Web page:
which lead to such violent acts
May they know and experience your love
so deeply and profoundly
they they begin a journey toward you
and away from the hostility, anger and violence
that they are experiencing.
May we all stand united,
in one voice,
against hatred and
teach us to stand up
even to language that inspires hatred.
Teach us to defend your name
and each other
as we proclaim your
hate and violence free ways
in the pursuit of the world
you desire for us...
heaven on Earth.
Good and gracious God,
2010 was not the year we hoped it to be.
Before we begin this new year
remind us that we should never be satisfied
with any year.
Remind us that the pursuit
of heaven on earth should always be our goal.
Remind us that while that goal
always seems to be just beyond our reach,
we are called to reach for it none-the-less.
Remind us that when our arms
seem to be about to fall out of their sockets
because we must stretch ourselves so far
to reach and pull this planet toward
your peaceable kin-dom here on Earth...
Remind us that you are with us,
that you will strengthen us,
that you still call us...
to a better,
May 2011 be a year of blessings.
Not necessarily on ourselves,
but on those in need.
Far too many people come into the new year
eating black-eyed peas and leafy greens
as a way to bring about prosperity -
failing to recognize the abundance
you have already planted in their lives.
In this false sense of lacking,
all too frequently, we find ourselves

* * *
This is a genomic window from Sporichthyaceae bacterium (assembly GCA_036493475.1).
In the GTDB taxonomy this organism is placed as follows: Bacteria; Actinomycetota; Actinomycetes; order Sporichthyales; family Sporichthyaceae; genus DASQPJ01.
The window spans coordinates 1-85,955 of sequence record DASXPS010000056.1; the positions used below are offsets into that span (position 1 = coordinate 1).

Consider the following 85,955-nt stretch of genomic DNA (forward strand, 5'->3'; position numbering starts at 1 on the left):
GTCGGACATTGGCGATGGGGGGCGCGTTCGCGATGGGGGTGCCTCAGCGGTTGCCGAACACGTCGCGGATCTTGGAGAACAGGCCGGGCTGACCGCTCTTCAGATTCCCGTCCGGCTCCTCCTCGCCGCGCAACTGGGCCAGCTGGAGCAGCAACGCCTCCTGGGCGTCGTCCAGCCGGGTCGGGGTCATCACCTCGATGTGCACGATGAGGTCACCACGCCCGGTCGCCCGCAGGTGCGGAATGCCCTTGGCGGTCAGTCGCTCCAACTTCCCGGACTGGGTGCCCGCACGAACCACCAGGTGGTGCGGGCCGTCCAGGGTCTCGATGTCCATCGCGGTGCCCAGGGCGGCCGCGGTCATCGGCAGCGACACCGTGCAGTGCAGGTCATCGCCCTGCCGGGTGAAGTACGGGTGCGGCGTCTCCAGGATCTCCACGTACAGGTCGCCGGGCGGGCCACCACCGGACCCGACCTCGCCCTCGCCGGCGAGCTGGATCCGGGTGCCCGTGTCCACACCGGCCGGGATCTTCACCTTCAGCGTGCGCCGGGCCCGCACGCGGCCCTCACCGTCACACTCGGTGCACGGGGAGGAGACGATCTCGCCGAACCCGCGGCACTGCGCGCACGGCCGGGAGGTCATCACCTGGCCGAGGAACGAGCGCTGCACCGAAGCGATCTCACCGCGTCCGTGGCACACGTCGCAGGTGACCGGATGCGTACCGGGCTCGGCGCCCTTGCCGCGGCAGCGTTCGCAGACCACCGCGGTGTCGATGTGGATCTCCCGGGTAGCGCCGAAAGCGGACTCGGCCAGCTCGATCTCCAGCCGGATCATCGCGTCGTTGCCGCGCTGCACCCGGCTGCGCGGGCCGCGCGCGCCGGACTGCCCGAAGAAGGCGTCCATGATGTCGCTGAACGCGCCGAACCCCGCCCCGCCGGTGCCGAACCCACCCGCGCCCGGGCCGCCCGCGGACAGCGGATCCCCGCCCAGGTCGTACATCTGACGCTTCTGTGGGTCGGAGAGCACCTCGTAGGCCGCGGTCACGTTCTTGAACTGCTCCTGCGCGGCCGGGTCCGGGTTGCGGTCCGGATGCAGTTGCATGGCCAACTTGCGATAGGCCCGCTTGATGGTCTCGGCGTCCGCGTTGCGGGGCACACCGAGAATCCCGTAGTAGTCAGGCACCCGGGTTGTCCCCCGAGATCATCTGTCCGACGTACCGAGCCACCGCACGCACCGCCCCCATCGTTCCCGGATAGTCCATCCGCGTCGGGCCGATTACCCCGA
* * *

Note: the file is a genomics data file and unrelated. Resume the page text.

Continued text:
holding back from giving as freely
as you call us to do.
May 2011 be a year of blessings.
May we recognize the blessings we have,
and share so abundantly of them
that others, whose lives might be truly lacking,
may more fully know the abundance
and blessings of your creation,
and the extent of your graciousness.
Far too many in this world,
lack the basics of life.
Basics that should be considered human rights.
In 2011 may we open our eyes to the connectedness of life.
By your design, in the words of Dr. King,
“We are caught in an inescapable network of mutuality...”
which means “Injustice anywhere is a threat to justice everywhere.”
Far too many suffer from the injustice
of not having their basic needs met,
their fundamental human rights met;
a roof under which to sleep,
access to heath care,
the right to be treated with dignity,
the right to be treated equally,
freedom from slavery,
freedom from discrimination,
access to education,
the pursuit of happiness.
Help us to not only recognize these rights,
but to recognize that when any lack in them,
it is a threat to all of your Creation.
Encourage us to pursue access for all people
to these basic human rights...
May we “not be satisfied
until justice rolls down like waters
like a mighty stream.”
God of all wisdom,
guide us in 2011,
for we have lost our way.
In the fundamentalism of this world,
we have lost sight of the fundamentals of
who you call us to be
and the fundamentals of a peaceable kin-dom realized.
Call us back from our Earthly desires of
power, prestige and self-promotion
and return us to the pursuit of
the Divine image in whose likeness we were formed.
May 2011 be the year of our pursuit of
May 2011 be the year of our earnest pursuit of